Officer being brutally attacked by suspect ends up being saved by four random Good Samaritans


WILLOUGHBY, OH – An officer in Ohio and the police department she works for are grateful that four people saw a man attacking her and decided to do the right thing and stop and help her.

Had the good Samaritans not stopped to help, God knows how the fight would have ended.

Those in law enforcement know that there is no such thing as a ‘routine traffic stop.’ Regardless of the time of day or infraction the person is being stopped for, officers never know how the stop will end.

An example of this happened on September 10th when Willoughby Police Officer Stacee Wright stopped a vehicle for speeding.

The stop occurred like hundreds of others Ofc. Wright has conducted throughout her career, finds a person who is speeding within her jurisdiction and pulls them over.

Only this stop, which happened just before 4:30 p.m., did not end like any she has probably conducted throughout her career.

Willoughby Police Department reported when the vehicle Ofc. Wright stopped and came to a rest, the suspect, identified as 64-year-old David Koubeck, went into his backseat to get his license.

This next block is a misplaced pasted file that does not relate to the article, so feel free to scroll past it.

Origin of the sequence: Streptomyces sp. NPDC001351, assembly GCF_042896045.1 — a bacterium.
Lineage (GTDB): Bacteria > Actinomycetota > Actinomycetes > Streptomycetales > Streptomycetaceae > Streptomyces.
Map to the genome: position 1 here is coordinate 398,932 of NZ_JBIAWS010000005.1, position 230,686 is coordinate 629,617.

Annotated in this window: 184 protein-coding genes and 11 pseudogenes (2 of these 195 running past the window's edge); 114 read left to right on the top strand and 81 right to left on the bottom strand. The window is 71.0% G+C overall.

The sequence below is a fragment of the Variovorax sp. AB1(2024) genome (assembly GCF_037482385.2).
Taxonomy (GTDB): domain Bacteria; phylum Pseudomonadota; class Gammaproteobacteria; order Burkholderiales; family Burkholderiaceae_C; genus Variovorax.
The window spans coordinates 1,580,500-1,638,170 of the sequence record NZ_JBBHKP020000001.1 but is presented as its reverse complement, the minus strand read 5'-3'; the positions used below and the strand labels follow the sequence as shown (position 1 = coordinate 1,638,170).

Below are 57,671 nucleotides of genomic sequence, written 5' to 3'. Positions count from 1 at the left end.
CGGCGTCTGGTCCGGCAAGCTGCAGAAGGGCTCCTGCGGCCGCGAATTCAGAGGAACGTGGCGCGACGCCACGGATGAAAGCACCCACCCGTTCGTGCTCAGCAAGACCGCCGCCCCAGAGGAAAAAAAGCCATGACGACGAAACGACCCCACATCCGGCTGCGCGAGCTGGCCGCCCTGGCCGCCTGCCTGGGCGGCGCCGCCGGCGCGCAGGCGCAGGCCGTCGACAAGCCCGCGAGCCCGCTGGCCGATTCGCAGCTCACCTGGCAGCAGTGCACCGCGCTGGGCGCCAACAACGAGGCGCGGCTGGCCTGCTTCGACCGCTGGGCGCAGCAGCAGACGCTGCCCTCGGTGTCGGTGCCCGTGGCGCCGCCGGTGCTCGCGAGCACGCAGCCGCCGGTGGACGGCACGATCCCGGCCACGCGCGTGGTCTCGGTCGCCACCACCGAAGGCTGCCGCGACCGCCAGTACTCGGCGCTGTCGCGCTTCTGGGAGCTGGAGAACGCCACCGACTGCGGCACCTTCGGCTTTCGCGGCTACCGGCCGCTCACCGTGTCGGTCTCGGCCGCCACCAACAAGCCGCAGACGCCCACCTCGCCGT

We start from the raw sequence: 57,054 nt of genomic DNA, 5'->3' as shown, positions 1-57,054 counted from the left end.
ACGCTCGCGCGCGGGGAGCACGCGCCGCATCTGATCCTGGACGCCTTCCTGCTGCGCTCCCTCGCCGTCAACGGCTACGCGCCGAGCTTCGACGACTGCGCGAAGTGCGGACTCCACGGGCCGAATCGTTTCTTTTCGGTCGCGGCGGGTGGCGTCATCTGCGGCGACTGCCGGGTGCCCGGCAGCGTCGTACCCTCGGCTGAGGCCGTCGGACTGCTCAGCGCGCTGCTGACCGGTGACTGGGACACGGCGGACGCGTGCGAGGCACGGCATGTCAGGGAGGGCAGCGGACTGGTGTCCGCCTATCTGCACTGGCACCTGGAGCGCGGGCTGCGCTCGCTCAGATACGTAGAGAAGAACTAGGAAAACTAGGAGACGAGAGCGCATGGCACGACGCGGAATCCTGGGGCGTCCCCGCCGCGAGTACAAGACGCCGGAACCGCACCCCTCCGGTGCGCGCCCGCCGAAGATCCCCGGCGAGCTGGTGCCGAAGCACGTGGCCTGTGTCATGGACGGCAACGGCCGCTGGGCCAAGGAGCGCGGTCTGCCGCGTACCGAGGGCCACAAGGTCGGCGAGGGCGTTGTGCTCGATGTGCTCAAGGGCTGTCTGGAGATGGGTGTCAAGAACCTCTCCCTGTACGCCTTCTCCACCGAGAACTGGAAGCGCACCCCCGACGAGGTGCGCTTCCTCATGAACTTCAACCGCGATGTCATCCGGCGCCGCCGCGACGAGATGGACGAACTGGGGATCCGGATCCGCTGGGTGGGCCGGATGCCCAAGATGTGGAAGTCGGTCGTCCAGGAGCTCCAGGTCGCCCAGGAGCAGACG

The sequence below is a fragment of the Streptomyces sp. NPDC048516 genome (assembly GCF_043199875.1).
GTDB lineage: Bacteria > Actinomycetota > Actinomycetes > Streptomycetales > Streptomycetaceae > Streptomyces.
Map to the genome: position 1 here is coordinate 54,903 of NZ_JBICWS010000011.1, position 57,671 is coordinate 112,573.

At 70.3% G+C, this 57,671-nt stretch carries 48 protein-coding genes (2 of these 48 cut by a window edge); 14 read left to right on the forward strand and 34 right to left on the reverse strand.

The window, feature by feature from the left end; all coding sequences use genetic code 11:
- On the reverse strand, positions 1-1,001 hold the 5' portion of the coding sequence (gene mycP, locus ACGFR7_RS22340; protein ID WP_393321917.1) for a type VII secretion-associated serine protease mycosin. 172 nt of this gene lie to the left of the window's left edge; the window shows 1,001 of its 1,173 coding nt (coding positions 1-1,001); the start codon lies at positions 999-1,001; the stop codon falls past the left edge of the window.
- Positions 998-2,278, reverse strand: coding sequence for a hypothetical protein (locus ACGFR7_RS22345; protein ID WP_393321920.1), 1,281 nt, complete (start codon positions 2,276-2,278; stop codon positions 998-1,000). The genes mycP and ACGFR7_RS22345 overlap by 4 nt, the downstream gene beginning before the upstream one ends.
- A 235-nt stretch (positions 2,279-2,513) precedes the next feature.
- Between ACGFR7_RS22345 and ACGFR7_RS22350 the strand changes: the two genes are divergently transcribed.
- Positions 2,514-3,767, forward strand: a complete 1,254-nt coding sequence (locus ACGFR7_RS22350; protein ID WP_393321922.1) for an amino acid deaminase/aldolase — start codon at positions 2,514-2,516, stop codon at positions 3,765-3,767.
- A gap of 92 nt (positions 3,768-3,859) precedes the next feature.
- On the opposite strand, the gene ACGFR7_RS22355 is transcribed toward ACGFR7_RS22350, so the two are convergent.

On the dashcam video, Ofc. Wright instructs Koubeck to sit down next to his vehicle and he refused, saying:

“I’m not sitting. I’m not sitting.”

While refusing the officer’s direction to sit down, Koubeck began pointing his finger in her face and at one point, pushed her. After the push, Koubeck shouted:

“I’m not sitting, mother [expletive]!”

Ofc. Wright began ordering Koubeck to place his hands on the vehicle or to turn around with his hands behind his back.

After he refused, a physical struggle ensued between the officer, who was trying to arrest him, and Koubeck who was seemingly intent on harming the officer.

Four people who happened to be in the area noticed Koubeck attacking Ofc. Wright, instead of just pulling out a cell phone and recording the incident or driving by, jumped in to help her.

The four people who jumped in were able to help Ofc. Wright place the man in handcuffs and then immediately left the area.

Willoughby Police Sergeant Michael Sevel spoke to 3News about the situation, saying:

“His [Koubeck’s] behavior was aggressive towards her, he refused several commands of hers, all of these are red flags. So we’re thankful it ended the way it did because it could have ended worse.”